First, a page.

Appeals court upholds constitutionality of NHT drawdown
The Court of Appeal has dismissed a claim brought by businessman Fitzroy Fagan challenging the withdrawal of $45.6 billion from the National Housing Trust, NHT, funds that were earmarked for budgetary support under a past Government administration led by Portia Simpson Miller.
In February 2013, the Simpson Miller administration tabled a bill to amend the NHT Act to permit four annual withdrawals of $11.4 billion each, starting with the 2013-14 fiscal year.
At the time the Government explained that the funds were needed to enable Jamaica to meet fiscal targets included in the four-year Extended Fund Facility with the International Monetary Fund, IMF.
The National Housing Trust (Amendment) (Special Provisions) Act came into force in March 2013 and was to continue until its expiration on March 31, 2017.
At the passage of the legislation, Fagan, an NHT contributor based in St James, filed a claim challenging the constitutionality of the amendment, saying that while it allowed for the withdrawal of funds from the NHT, it constituted a deprivation of his property.
He also applied for an injunction to restrain the NHT from “handing over the funds to the minister of finance”, a position held by Dr Peter Phillips at the time.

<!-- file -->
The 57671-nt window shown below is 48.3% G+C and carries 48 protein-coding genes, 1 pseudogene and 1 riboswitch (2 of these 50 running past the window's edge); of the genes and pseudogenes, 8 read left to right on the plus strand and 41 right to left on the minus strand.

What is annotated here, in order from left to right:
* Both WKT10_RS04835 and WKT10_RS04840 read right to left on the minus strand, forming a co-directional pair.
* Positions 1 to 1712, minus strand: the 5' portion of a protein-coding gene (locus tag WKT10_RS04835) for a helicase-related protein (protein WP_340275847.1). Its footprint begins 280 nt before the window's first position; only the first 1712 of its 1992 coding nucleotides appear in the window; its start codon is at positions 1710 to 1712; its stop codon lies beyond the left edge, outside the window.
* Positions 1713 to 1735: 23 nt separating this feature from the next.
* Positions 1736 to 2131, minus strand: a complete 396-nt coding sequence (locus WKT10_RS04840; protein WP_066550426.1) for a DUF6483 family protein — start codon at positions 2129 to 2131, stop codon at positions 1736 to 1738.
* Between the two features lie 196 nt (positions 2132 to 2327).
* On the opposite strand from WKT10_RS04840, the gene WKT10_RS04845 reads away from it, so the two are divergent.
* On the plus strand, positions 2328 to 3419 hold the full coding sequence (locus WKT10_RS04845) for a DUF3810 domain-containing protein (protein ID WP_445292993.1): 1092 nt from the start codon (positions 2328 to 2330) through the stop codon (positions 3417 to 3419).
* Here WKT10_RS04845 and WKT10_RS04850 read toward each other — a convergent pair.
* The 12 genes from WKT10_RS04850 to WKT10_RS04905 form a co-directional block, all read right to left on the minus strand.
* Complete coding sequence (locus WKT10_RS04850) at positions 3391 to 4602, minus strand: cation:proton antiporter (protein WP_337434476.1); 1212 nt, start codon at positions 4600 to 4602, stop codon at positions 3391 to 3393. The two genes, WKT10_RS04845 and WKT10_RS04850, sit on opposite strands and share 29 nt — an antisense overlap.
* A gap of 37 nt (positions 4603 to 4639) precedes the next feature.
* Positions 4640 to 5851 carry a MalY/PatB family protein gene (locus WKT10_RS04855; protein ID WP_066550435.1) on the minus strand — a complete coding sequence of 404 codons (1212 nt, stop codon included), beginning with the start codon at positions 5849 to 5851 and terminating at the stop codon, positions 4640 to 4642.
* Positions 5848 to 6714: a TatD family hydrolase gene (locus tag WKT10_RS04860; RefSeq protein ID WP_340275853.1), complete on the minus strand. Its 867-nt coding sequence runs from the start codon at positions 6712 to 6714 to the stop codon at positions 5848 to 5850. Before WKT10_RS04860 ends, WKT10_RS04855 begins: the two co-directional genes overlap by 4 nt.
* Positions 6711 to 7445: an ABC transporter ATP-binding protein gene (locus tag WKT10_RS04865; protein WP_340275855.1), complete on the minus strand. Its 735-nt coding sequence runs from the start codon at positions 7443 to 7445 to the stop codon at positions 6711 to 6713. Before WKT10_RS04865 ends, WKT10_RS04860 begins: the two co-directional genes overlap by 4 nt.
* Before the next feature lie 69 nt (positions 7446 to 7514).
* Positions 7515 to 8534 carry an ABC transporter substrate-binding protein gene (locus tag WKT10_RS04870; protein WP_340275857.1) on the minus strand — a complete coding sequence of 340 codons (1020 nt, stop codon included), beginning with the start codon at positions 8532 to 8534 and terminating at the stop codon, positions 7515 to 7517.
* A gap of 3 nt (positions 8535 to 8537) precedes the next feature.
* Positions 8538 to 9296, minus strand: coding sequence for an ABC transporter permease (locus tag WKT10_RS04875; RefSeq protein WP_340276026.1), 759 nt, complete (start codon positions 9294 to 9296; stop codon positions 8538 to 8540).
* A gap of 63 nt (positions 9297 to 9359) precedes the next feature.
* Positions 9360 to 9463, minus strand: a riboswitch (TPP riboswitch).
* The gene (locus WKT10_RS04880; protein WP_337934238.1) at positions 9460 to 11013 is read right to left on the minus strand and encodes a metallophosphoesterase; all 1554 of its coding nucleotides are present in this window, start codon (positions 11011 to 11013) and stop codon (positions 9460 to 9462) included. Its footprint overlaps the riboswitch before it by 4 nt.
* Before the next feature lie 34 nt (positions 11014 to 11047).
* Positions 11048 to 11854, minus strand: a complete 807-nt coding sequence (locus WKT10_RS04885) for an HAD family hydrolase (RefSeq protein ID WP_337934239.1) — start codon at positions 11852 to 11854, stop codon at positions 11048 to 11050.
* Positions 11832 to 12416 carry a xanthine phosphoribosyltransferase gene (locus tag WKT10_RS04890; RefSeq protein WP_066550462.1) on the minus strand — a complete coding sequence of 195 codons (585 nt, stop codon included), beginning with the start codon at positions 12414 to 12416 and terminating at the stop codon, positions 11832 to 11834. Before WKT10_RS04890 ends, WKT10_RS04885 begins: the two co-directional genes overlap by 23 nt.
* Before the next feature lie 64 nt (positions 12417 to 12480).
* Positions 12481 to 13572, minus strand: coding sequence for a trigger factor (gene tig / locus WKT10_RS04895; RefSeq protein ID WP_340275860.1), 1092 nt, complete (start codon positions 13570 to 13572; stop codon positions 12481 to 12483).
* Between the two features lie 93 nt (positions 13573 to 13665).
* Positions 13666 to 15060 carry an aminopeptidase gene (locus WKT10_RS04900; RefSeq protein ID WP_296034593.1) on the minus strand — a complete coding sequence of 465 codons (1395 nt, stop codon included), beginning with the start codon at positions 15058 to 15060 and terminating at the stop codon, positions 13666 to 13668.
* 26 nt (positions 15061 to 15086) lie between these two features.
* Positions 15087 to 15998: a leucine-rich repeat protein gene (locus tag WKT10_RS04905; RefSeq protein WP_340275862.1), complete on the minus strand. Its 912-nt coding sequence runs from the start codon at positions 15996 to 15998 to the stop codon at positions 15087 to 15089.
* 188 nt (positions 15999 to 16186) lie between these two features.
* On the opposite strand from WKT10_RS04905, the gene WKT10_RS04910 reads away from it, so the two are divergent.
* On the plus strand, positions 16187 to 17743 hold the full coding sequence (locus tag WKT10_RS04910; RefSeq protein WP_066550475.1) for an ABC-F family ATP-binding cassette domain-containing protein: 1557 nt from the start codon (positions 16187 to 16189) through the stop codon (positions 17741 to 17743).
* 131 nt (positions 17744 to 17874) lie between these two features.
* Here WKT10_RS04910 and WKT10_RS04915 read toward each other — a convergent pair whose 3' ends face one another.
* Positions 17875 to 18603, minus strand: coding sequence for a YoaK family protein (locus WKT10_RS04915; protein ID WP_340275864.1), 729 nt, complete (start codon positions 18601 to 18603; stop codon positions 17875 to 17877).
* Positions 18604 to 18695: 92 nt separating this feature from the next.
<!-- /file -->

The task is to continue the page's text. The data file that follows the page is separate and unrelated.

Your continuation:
Three years later, on July 28, 2016, the Constitutional Court dismissed the claim, against which Fagan then filed an appeal.
The Housing Trust, which is state-operated, argued to the court that the NHT Act did not create a statutory trust and Fagan had no property right in the housing agency’s resources.
It further contended that in any event, even if Fagan had a right to a refund of his contributions, the NHT was able to repay those even after providing funds to the Government for fiscal consolidation. The Attorney General’s Chambers also made submissions to the same effect.
The Court of Appeal heard legal arguments from all the parties and on November 5, 2019, dismissed the appeal. The panel, comprising Court of Appeal President Dennis Morrison, Justice Marva McDonald-Bishop and Justice Paulette Williams, promised to give written reasons for the judgment at a later date.
Fagan was ordered to pay the NHT’s legal costs. He was represented in the case by attorney Hugh Wildman who was not reached for comment on whether the businessman would be appealing the matter further.
The NHT was represented by attorneys Kevin Powell and Sundiata Gibbs of Hylton Powell. Susan Reid-Jones and Carla Thomas represented the attorney general and the minister of Finance.